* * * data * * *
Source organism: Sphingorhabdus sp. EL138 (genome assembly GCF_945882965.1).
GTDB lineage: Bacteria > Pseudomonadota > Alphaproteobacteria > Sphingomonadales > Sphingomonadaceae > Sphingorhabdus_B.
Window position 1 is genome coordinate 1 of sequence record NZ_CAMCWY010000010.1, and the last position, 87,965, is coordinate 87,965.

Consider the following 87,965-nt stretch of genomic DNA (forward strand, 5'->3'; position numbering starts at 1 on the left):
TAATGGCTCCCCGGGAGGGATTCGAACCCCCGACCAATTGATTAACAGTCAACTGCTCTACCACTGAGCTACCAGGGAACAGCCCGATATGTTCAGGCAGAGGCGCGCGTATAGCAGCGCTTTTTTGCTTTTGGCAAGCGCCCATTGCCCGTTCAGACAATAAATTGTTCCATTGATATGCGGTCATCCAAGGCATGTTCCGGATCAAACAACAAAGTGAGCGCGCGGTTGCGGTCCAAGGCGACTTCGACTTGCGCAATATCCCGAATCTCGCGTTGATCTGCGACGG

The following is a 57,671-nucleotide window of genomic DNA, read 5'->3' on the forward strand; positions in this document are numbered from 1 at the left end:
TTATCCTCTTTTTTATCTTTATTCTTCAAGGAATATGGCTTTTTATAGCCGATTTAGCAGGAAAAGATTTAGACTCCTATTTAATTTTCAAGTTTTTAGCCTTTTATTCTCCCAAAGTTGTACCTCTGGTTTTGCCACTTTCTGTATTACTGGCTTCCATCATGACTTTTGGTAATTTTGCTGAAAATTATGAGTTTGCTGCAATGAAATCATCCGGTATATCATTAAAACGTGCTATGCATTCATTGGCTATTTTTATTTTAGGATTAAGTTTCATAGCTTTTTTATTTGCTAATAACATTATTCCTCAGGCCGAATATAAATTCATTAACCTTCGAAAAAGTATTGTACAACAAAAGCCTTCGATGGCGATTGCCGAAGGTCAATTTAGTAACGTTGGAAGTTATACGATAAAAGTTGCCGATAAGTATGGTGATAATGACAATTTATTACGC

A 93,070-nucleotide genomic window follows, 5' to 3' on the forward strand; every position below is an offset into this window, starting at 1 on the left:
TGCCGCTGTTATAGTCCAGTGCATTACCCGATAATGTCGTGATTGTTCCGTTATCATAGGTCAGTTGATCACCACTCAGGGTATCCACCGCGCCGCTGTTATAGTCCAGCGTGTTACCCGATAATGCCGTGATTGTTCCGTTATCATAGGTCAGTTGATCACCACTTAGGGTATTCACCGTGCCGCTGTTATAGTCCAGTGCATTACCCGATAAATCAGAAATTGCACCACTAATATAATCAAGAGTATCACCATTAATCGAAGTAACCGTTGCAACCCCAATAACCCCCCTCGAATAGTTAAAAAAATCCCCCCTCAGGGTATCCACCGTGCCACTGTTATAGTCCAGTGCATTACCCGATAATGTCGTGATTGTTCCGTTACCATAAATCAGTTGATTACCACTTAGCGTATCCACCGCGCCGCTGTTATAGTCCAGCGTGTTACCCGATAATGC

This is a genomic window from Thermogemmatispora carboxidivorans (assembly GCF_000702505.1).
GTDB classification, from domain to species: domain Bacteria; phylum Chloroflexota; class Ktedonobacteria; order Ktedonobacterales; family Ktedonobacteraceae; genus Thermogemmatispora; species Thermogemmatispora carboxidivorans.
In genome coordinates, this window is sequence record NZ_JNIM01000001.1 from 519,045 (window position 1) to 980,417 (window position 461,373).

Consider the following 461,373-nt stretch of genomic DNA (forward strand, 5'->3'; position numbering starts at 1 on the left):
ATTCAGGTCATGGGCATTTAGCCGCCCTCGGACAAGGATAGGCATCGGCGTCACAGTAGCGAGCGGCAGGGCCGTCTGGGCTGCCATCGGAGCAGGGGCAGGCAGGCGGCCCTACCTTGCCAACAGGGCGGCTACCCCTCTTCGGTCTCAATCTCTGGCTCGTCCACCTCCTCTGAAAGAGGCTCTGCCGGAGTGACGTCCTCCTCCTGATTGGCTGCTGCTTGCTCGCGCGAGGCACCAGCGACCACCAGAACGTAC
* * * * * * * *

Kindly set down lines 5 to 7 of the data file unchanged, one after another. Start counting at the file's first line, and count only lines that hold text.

TAATGGCTCCCCGGGAGGGATTCGAACCCCCGACCAATTGATTAACAGTCAACTGCTCTACCACTGAGCTACCAGGGAACAGCCCGATATGTTCAGGCAGAGGCGCGCGTATAGCAGCGCTTTTTTGCTTTTGGCAAGCGCCCATTGCCCGTTCAGACAATAAATTGTTCCATTGATATGCGGTCATCCAAGGCATGTTCCGGATCAAACAACAAAGTGAGCGCGCGGTTGCGGTCCAAGGCGACTTCGACTTGCGCAATATCCCGAATCTCGCGTTGATCTGCGACGG

The following is a 57,671-nucleotide window of genomic DNA, read 5'->3' on the forward strand; positions in this document are numbered from 1 at the left end:
TTATCCTCTTTTTTATCTTTATTCTTCAAGGAATATGGCTTTTTATAGCCGATTTAGCAGGAAAAGATTTAGACTCCTATTTAATTTTCAAGTTTTTAGCCTTTTATTCTCCCAAAGTTGTACCTCTGGTTTTGCCACTTTCTGTATTACTGGCTTCCATCATGACTTTTGGTAATTTTGCTGAAAATTATGAGTTTGCTGCAATGAAATCATCCGGTATATCATTAAAACGTGCTATGCATTCATTGGCTATTTTTATTTTAGGATTAAGTTTCATAGCTTTTTTATTTGCTAATAACATTATTCCTCAGGCCGAATATAAATTCATTAACCTTCGAAAAAGTATTGTACAACAAAAGCCTTCGATGGCGATTGCCGAAGGTCAATTTAGTAACGTTGGAAGTTATACGATAAAAGTTGCCGATAAGTATGGTGATAATGACAATTTATTACGC